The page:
Enter the Valley

Tokyo, June 2008

June 2008.  I was in a large department store in Tokyo, and was wandering around the space without paying too much attention.  Before I had realised it I had walked into a display area, and was surrounded by staring eyes, a family of manufactured bodies all dressed in their summer linens.  I had walked into a vast mannequin display, and it was genuienly unsettling.  I didn't realise it at the time, but I had entered the "uncanny valley".  I hadn't experienced this feeling before.  Since then I have been photographing mannequins and artificial bodies as a process of discovering more about the sensation of uneasiness that swept over me in Tokyo.

The uncanny valley is a term used in the field of aestheitcs, coined by robotic theorist Masahiro Mori, that relates to a hypothetical valley on a graph contrasting human likeness and familiarity, or comfort.   On the graph it is easy to see that unlike a fully industrial machine or a healthy human there are key areas that cause discomfort: prosthetic limbs, puppets, and corpses.  The association of death to the inanimate limb or prone body is a natural one, thus the common uneasiness with the subject matter.

The photos of Hans Bellmer (1902-1975) and Cindy Sherman (b.1954) instantly come to mind when we start to talk about dolls and mannequins.  They both approached the subject of a constructed body with a focus on the sensuality and sexuality of the limbs.  Bellmer's images resulting are surreal portraits, where the conventional body shapes have been distorted, malformed and reworked by the artist to be alluring and, at the same time, unsettling.  Sherman, on the other hand, explores the sexual, sensual, and humorous sides of the constructed body in her portraits.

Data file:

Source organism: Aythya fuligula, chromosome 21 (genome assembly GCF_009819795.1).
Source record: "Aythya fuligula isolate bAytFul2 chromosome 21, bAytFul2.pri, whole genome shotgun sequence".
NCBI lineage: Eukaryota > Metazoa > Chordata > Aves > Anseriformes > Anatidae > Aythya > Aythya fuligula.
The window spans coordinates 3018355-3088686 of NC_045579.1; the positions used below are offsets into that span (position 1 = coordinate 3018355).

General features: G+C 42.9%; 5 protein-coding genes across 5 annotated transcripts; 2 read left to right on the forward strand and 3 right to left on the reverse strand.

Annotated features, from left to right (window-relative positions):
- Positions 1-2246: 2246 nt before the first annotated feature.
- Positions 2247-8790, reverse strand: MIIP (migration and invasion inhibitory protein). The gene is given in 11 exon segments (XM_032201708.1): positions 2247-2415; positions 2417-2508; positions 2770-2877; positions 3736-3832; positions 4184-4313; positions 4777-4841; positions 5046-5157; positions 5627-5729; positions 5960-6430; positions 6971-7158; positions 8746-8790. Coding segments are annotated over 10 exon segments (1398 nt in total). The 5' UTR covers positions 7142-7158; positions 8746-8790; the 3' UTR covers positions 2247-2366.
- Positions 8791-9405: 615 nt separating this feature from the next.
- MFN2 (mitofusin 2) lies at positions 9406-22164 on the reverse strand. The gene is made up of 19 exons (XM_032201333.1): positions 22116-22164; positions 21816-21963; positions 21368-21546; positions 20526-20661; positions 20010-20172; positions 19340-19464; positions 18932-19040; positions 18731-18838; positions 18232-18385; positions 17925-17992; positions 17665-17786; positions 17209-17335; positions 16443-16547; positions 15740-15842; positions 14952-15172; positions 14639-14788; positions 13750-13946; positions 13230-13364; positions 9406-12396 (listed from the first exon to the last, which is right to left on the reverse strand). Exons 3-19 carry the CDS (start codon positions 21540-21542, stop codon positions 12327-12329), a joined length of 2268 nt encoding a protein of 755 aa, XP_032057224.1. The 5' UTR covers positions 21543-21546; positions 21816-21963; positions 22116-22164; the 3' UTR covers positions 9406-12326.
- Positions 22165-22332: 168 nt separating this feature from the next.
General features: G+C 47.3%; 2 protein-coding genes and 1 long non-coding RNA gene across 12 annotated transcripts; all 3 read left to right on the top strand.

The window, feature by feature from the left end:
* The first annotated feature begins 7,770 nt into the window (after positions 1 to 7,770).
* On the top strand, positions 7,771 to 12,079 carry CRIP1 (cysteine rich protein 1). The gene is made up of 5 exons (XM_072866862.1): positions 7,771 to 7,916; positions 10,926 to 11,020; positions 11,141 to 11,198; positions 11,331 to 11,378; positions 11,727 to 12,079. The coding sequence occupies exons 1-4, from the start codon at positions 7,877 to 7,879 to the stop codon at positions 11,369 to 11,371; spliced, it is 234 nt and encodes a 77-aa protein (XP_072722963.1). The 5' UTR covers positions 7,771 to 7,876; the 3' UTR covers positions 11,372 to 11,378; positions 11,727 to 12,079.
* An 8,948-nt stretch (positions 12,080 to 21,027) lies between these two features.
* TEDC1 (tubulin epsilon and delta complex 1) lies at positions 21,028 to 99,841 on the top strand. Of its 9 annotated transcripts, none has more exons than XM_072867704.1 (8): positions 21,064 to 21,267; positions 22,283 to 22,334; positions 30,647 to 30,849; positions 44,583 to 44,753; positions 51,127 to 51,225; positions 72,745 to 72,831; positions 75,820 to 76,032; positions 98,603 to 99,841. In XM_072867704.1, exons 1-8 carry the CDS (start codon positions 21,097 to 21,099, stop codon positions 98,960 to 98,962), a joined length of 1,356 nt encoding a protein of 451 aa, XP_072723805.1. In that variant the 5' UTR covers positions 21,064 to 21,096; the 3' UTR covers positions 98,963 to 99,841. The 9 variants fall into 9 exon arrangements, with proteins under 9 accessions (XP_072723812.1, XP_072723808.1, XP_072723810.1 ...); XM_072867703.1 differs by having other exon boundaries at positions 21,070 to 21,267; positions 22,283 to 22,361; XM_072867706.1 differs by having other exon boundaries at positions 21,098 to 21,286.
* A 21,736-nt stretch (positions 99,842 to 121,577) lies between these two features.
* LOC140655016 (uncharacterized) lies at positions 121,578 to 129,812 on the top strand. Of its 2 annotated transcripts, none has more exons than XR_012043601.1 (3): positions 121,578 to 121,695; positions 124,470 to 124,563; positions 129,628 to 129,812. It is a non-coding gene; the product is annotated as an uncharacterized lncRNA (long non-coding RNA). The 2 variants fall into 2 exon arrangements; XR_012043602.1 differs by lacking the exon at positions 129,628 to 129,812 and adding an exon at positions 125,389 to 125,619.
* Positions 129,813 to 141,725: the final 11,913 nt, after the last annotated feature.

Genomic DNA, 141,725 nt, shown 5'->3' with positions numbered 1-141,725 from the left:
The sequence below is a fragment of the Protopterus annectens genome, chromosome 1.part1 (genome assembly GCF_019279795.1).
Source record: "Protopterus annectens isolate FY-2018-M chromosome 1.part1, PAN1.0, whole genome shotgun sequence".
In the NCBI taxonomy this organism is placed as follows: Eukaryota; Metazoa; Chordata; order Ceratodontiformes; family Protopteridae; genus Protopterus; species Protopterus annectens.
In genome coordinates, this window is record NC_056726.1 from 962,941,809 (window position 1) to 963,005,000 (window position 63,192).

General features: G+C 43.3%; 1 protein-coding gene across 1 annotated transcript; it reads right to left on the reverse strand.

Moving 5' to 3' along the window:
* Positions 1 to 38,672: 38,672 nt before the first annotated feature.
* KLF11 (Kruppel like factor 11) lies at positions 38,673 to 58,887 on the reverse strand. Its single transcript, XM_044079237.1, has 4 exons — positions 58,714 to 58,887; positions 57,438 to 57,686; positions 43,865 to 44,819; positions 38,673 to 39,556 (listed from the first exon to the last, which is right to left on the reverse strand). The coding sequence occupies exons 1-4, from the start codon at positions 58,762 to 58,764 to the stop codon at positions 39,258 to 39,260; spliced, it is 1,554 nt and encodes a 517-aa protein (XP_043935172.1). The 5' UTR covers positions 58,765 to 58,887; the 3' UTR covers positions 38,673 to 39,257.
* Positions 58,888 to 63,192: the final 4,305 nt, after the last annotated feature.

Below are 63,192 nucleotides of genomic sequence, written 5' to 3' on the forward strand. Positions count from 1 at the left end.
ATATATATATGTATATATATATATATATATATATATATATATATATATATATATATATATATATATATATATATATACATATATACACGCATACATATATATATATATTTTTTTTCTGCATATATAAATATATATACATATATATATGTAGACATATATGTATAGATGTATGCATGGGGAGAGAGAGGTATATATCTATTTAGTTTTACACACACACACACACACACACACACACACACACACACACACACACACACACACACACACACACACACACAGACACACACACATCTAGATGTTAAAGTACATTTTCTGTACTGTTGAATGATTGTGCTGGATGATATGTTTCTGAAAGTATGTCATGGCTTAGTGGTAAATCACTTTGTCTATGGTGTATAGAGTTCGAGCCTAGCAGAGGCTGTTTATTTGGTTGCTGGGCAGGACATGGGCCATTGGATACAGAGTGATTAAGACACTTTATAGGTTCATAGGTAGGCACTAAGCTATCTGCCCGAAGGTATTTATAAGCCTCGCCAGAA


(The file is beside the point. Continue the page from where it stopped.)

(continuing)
Hans Bellmer, photographs of mannequins

Cindy Sherman, photographs with dolls

Although these are the primary names when addressing dolls and mannequins within photography, I have found the early photography of Eugene Atget (1857-1927) to be more appropriate to my investigation.  Rather than dwelling on the notions of body and limbs, Atget has focused on the mannequins functions and forms within society.  

Through his documentary street photographs of 1920s Paris he observed how we have integrated mannequins into advertising and shop displays.  Although he was living alongside the Dadaists and Surrealists, such as Man Ray and Picasso, he didn't see his use of reflection or superimposition (using the reflections on glass and windows) to be distinctly modernist - he was just documenting what he saw.

Atget, Paris street photos (1920s)

Although Atget didn't see anything distinctly modernist in his photography, he was capturing Parisian street scenes reflected in the windows and layering the internal shop worlds with that of the outside.  This is mirrors the early video art at the time, where superposition and collage were Modernist tools used by artists as varied as Man Ray to Dziga Vertov.  However, Atget was a documentary photographer and he was recording window displays, advertising, architecture, fashion, as well as Paris reflected on the glass.  His mannequins are the eternal inhabitants of his time capsule.  These images function as a great record of a society, but they are also haunting.

Anyway, I'll get some of my images from this series up soon!


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